Affectionately known as “The Swamp”, the Florida Gators' home field was originally built in a shallow sinkhole, which, combined with the steep stands, enhances the effect of the humid Florida climate - so much so that it prompted a University of Florida researcher to invent Gatorade as a way to combat dehydration.
19. Wembley – 90,000 capacity
You know this one. The new Wembley was finally finished in 2007 after a long and costly construction process as it replaced the old Twin Tower-adorned stadium, which was demolished in 2002. The biggest stadium in the UK.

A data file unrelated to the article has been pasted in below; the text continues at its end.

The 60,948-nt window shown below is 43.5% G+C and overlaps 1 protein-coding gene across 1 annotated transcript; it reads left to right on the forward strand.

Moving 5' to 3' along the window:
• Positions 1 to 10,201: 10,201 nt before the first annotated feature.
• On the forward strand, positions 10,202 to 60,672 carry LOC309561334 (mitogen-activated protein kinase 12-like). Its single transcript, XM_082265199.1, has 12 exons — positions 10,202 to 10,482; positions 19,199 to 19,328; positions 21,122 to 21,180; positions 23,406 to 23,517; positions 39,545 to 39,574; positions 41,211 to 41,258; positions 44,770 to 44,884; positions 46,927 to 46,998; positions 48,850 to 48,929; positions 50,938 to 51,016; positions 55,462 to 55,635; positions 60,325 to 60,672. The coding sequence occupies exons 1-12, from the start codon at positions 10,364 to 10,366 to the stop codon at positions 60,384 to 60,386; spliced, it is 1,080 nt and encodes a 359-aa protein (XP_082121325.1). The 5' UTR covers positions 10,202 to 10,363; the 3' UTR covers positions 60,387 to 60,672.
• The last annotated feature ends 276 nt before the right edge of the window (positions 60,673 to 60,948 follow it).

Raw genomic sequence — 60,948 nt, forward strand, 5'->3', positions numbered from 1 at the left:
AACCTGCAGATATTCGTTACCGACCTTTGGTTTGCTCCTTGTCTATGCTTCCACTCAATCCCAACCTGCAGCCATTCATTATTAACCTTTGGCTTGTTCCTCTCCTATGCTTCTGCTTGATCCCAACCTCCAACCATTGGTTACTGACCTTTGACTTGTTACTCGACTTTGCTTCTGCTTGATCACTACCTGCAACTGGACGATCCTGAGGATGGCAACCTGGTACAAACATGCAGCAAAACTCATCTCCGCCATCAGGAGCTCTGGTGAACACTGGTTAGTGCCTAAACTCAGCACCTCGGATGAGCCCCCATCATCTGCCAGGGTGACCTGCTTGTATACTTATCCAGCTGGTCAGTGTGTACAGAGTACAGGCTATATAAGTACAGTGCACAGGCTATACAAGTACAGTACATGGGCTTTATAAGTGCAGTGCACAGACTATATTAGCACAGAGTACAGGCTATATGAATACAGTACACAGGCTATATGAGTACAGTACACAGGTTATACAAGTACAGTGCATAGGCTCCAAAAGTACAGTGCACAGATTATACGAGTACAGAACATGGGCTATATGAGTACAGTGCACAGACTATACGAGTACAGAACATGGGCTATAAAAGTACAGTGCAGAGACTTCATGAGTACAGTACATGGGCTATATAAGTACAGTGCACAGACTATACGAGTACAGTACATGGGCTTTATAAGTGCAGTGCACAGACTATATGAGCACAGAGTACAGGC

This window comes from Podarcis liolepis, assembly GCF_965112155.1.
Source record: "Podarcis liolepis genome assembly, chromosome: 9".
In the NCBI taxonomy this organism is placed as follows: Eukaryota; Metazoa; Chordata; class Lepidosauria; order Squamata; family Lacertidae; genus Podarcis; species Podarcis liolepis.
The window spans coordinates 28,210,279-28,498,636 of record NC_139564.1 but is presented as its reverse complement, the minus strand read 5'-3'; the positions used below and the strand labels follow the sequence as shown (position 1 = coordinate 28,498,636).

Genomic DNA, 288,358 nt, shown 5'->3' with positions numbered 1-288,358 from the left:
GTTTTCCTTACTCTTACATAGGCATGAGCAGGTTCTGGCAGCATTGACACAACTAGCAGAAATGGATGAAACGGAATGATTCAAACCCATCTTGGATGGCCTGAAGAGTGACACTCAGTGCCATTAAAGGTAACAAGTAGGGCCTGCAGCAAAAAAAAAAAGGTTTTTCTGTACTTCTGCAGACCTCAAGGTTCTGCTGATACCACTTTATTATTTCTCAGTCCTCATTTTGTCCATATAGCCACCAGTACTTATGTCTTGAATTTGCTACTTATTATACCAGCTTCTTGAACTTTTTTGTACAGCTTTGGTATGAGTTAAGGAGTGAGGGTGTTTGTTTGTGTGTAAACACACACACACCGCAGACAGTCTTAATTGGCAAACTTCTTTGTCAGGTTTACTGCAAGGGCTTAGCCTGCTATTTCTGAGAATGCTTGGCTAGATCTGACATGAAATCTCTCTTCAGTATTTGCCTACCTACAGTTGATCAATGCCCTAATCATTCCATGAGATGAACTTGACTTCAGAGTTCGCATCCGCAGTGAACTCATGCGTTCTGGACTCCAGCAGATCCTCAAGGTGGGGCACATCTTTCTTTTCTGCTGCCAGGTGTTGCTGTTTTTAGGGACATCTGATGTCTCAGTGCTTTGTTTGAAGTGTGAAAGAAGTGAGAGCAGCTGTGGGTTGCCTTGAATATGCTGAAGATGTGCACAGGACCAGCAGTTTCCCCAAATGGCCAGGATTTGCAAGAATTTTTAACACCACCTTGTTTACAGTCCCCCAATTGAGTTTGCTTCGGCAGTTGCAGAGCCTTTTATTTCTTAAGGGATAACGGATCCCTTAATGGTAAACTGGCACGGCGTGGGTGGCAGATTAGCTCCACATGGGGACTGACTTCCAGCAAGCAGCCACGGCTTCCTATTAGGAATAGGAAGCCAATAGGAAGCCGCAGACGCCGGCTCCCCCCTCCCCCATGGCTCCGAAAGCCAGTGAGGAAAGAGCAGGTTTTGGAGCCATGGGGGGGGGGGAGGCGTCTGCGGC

18. Memorial Stadium – 85,000 capacity
No, not Bristol Rovers’ ground, but the home of the Nebraska Cornhuskers. Nicknamed the “Sea of Red” owing to the home fans’ match day attire, the stadium has been sold out every week since 1962, holding the NCAA record of 344 consecutive sellouts.
17. Cotton Bowl – 91,100 capacity
Adhering to the cliche that they do everything big in Texas, the Cotton Bowl has hosted a number of sports teams throughout the years, with the NFL, NASL, MLS and even World Cup all passing through.
16. Rose Bowl – 92,542 capacity
A heavyweight stadium if ever there was one. Was the setting for Roberto Baggio’s penalty miss in the 1994 World Cup final, has hosted five Super Bowls and is currently the home of the UCLA Bruins and the annual Rose Bowl Game - historically the biggest college fixture of the lot.
15. Sanford Stadium – 92,746 capacity